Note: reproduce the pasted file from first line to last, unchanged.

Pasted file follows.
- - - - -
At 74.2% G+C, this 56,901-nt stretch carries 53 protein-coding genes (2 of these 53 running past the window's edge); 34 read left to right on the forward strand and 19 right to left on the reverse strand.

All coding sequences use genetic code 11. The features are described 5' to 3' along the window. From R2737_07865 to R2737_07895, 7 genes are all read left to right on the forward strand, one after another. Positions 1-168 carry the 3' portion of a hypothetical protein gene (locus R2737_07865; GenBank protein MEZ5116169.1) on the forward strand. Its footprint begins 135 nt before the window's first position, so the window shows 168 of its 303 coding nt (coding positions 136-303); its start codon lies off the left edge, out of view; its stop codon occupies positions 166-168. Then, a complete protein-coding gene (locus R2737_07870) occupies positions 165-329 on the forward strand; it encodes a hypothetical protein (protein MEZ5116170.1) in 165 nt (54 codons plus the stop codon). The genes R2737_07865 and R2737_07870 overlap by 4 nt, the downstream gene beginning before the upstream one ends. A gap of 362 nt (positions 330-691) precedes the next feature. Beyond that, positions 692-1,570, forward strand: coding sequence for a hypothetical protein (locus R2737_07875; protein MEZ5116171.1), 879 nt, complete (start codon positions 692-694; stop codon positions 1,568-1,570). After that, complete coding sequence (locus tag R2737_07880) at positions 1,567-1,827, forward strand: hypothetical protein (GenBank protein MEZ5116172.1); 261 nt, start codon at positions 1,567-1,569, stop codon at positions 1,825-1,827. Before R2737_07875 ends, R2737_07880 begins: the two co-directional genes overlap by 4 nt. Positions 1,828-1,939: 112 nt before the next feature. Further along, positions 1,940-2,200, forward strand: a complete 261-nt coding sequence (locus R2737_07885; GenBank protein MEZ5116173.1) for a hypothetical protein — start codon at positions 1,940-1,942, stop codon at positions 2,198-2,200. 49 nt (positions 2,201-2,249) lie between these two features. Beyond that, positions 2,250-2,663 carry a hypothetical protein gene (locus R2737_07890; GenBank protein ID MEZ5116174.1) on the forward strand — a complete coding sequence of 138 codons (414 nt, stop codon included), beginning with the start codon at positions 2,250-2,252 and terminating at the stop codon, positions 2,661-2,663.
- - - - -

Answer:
At 74.2% G+C, this 56,901-nt stretch carries 53 protein-coding genes (2 of these 53 running past the window's edge); 34 read left to right on the forward strand and 19 right to left on the reverse strand.

All coding sequences use genetic code 11. The features are described 5' to 3' along the window. From R2737_07865 to R2737_07895, 7 genes are all read left to right on the forward strand, one after another. Positions 1-168 carry the 3' portion of a hypothetical protein gene (locus R2737_07865; GenBank protein MEZ5116169.1) on the forward strand. Its footprint begins 135 nt before the window's first position, so the window shows 168 of its 303 coding nt (coding positions 136-303); its start codon lies off the left edge, out of view; its stop codon occupies positions 166-168. Then, a complete protein-coding gene (locus R2737_07870) occupies positions 165-329 on the forward strand; it encodes a hypothetical protein (protein MEZ5116170.1) in 165 nt (54 codons plus the stop codon). The genes R2737_07865 and R2737_07870 overlap by 4 nt, the downstream gene beginning before the upstream one ends. A gap of 362 nt (positions 330-691) precedes the next feature. Beyond that, positions 692-1,570, forward strand: coding sequence for a hypothetical protein (locus R2737_07875; protein MEZ5116171.1), 879 nt, complete (start codon positions 692-694; stop codon positions 1,568-1,570). After that, complete coding sequence (locus tag R2737_07880) at positions 1,567-1,827, forward strand: hypothetical protein (GenBank protein MEZ5116172.1); 261 nt, start codon at positions 1,567-1,569, stop codon at positions 1,825-1,827. Before R2737_07875 ends, R2737_07880 begins: the two co-directional genes overlap by 4 nt. Positions 1,828-1,939: 112 nt before the next feature. Further along, positions 1,940-2,200, forward strand: a complete 261-nt coding sequence (locus R2737_07885; GenBank protein MEZ5116173.1) for a hypothetical protein — start codon at positions 1,940-1,942, stop codon at positions 2,198-2,200. 49 nt (positions 2,201-2,249) lie between these two features. Beyond that, positions 2,250-2,663 carry a hypothetical protein gene (locus R2737_07890; GenBank protein ID MEZ5116174.1) on the forward strand — a complete coding sequence of 138 codons (414 nt, stop codon included), beginning with the start codon at positions 2,250-2,252 and terminating at the stop codon, positions 2,661-2,663.